Why farm machinery could be the missing link in your agribusiness?

Farm machinery is part and parcel of a successful agribusiness but many farmers shun the equipment due to high costs. Alexander Makaa, CMC Holding’s New Holland Divisional Manager spoke to Brian Okinda on what can be done to make farm machinery accessible to all farmers, small or big. Some farmers have learnt to work without machinery because of prohibitive costs. Are there machinery that are a must-have for any farmer, whether small or big?

For livestock farmers, depending on the size of investment, tractors, chaff-cutters, mowers, sprayers, forage harvesters and balers are some of the machinery to consider as they help in proper management and feeding of the livestock. In crop farming, tractors, ploughs, planters, tillers and harrowers, among others, are essential as they facilitate better farming.

What is your take on farmers being creative and devising their own similar-working, albeit simple machinery, for their farming objectives?

Agriculture is the backbone of our economy, contributing about 25 per cent of our gross domestic product (GDP), while employing directly or indirectly about 75 per cent of the country’s population.

Being creative and devising innovations to boost farming productivity is, therefore, encouraged as it also helps grow the country’s economy in different ways.

What farm machinery does CMC Holdings mainly deal with? We focus on New Holland machinery that include tractors, rotary, axial flow and forage combine harvesters. We also have motorised sprayers, disc ploughs, planters and harrowers from Nardi, an Italian farm implements company. We also specialise in machinery capable of being used in different environments, such as our narrow gauge tractors that can work in orchards, vineyards as well as inside greenhouses, especially for small seed crops.

Most farm machinery is considered costly especially for the smallholder farmers, what incentives do you offer in helping them acquire the equipment? We have a range of implements that are affordable and within acquisition by the smallholder farmers. We have tractors ranging from 35 horsepower (Hp) to 670 Hp catering for farmers owning from one acre to 10,000 acres.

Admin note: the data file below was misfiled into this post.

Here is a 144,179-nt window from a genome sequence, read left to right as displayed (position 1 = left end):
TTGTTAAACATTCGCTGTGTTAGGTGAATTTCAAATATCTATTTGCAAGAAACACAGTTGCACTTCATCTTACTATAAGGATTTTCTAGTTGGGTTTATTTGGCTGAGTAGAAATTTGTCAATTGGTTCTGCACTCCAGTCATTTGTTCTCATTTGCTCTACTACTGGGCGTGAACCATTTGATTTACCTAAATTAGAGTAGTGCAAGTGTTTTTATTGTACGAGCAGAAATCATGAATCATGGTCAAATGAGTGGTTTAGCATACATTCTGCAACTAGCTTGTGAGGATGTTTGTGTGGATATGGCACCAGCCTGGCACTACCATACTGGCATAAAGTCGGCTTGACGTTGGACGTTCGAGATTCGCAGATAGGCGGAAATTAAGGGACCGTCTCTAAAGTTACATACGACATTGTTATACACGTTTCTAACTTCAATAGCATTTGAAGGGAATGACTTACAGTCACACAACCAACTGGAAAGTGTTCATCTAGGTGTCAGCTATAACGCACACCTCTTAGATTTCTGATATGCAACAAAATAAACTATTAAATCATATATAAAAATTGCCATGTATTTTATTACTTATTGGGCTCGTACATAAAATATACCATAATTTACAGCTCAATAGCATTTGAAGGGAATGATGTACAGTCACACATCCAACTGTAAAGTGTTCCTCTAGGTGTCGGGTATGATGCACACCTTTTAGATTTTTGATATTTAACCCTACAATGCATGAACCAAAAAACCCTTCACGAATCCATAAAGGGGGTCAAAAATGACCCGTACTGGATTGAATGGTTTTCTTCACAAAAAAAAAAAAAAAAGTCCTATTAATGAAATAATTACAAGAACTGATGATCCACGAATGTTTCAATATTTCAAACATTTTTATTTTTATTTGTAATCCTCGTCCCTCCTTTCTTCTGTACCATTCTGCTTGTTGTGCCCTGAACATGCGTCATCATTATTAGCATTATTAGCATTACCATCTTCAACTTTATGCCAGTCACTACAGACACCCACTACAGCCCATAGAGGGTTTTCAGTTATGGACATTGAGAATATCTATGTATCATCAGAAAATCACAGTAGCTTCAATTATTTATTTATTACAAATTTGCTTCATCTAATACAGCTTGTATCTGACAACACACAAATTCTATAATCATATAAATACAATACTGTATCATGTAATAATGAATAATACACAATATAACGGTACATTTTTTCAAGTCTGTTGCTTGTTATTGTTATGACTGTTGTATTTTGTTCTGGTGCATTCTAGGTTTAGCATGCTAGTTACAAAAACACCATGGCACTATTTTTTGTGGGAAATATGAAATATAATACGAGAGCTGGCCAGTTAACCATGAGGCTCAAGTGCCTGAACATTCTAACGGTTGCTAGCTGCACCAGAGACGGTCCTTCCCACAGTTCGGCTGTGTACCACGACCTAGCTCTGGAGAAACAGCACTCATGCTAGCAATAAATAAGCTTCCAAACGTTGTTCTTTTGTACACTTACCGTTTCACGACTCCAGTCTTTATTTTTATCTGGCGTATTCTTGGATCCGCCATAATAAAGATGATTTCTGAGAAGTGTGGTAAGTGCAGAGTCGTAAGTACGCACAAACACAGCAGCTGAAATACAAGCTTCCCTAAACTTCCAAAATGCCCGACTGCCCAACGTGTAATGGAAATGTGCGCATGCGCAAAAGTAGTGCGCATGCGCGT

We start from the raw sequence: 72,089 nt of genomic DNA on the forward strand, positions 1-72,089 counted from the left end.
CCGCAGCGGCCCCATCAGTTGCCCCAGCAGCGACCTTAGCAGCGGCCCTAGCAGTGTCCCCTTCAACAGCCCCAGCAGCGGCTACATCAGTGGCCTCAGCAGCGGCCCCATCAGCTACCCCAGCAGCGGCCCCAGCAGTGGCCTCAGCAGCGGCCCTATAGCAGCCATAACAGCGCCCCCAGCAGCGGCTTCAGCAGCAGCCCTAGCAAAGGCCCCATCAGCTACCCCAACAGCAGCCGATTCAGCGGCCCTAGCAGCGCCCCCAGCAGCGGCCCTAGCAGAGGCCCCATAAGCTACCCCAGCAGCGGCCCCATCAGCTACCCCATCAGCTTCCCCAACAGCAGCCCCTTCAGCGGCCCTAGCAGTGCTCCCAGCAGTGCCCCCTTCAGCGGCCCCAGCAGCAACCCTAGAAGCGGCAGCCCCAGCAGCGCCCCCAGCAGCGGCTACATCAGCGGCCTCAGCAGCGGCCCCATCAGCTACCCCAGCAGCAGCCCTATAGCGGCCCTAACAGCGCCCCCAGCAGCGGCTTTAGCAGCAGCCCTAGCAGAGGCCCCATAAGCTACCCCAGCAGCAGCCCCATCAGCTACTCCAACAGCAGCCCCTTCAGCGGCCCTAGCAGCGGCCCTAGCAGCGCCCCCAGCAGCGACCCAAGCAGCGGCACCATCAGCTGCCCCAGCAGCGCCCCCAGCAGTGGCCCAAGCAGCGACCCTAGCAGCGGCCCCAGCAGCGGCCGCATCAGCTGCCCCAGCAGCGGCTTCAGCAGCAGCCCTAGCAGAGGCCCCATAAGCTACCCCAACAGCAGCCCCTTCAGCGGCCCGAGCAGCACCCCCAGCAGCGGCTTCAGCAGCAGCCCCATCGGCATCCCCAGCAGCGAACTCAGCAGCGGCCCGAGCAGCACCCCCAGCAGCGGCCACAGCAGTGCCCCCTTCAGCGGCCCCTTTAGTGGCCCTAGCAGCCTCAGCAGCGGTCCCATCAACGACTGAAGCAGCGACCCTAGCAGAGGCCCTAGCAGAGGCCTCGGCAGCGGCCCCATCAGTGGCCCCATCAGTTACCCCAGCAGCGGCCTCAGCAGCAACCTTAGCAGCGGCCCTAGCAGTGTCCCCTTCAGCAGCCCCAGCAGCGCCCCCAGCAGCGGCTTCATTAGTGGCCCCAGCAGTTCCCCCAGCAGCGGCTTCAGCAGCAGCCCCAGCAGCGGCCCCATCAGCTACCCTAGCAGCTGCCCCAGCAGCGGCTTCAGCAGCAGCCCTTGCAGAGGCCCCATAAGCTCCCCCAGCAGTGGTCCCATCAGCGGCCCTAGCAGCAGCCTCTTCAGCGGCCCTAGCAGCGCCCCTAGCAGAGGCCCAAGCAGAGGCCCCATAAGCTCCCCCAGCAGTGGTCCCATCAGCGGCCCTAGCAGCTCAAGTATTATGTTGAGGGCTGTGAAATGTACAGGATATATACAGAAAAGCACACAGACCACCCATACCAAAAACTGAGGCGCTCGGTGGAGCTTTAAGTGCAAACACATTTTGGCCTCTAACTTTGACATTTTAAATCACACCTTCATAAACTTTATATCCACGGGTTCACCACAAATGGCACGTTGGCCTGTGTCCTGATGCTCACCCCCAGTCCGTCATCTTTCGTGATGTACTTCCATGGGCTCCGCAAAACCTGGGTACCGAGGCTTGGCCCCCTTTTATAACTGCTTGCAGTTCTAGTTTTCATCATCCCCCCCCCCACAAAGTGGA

The smallholder farmers are, therefore, able to choose from the 35Hp to the 75Hp and they cost as low as Sh1.4 million per unit.

We have also partnered with a number of banks to boost farmers in acquisition of our products. For instance, in our promotion Boresha Kilimo, the banks offer farmers up to 80 per cent financing making it possible for them to purchase machinery, with low deposits and affordable seasonal payment schedule.

There are certain pathogens and diseases that can spread through equipment and tools, such as contagious mastitis in livestock. How would you recommend curbing this spread?

When you come to machinery, it is all about hygiene and proper management for both livestock and crop farmers. Proper cleaning of equipment keeps diseases at bay.

Are there any policies that can be formulated or changed by the government to make farm machinery accessible to farmers?

The government ought to find ways of boosting farming to increase agricultural productivity and income, especially for the smallholder farmers such as by providing subsidies on implements and helping the farmers acquire them.

Emphasis on irrigation to reduce dependence on rain-fed farming should also be of core interest of the government in the face of limited farming land and idle land deemed un-farmable due to the prevailing dry conditions.

Source : Daily Nation